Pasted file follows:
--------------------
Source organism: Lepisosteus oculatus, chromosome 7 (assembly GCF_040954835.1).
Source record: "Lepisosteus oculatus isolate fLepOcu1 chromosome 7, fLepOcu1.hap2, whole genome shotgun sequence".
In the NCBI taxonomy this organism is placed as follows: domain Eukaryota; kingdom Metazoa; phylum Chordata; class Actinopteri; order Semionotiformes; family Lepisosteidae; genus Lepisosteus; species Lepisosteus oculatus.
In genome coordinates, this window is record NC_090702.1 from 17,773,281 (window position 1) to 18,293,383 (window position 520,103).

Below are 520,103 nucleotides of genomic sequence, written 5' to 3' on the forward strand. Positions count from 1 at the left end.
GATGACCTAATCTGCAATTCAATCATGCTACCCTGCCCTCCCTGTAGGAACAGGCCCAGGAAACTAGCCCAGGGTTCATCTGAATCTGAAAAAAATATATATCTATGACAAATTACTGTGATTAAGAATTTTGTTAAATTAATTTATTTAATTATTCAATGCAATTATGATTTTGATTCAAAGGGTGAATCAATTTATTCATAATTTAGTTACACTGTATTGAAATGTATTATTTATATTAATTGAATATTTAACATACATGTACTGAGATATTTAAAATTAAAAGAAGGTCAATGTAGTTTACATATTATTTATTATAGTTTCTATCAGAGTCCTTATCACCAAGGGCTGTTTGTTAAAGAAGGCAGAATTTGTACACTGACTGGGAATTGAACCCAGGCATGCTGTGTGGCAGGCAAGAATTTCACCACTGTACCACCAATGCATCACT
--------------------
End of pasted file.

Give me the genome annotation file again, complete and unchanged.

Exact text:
Source organism: Lepisosteus oculatus, chromosome 7 (assembly GCF_040954835.1).
Source record: "Lepisosteus oculatus isolate fLepOcu1 chromosome 7, fLepOcu1.hap2, whole genome shotgun sequence".
In the NCBI taxonomy this organism is placed as follows: domain Eukaryota; kingdom Metazoa; phylum Chordata; class Actinopteri; order Semionotiformes; family Lepisosteidae; genus Lepisosteus; species Lepisosteus oculatus.
In genome coordinates, this window is record NC_090702.1 from 17,773,281 (window position 1) to 18,293,383 (window position 520,103).

Below are 520,103 nucleotides of genomic sequence, written 5' to 3' on the forward strand. Positions count from 1 at the left end.
GATGACCTAATCTGCAATTCAATCATGCTACCCTGCCCTCCCTGTAGGAACAGGCCCAGGAAACTAGCCCAGGGTTCATCTGAATCTGAAAAAAATATATATCTATGACAAATTACTGTGATTAAGAATTTTGTTAAATTAATTTATTTAATTATTCAATGCAATTATGATTTTGATTCAAAGGGTGAATCAATTTATTCATAATTTAGTTACACTGTATTGAAATGTATTATTTATATTAATTGAATATTTAACATACATGTACTGAGATATTTAAAATTAAAAGAAGGTCAATGTAGTTTACATATTATTTATTATAGTTTCTATCAGAGTCCTTATCACCAAGGGCTGTTTGTTAAAGAAGGCAGAATTTGTACACTGACTGGGAATTGAACCCAGGCATGCTGTGTGGCAGGCAAGAATTTCACCACTGTACCACCAATGCATCACT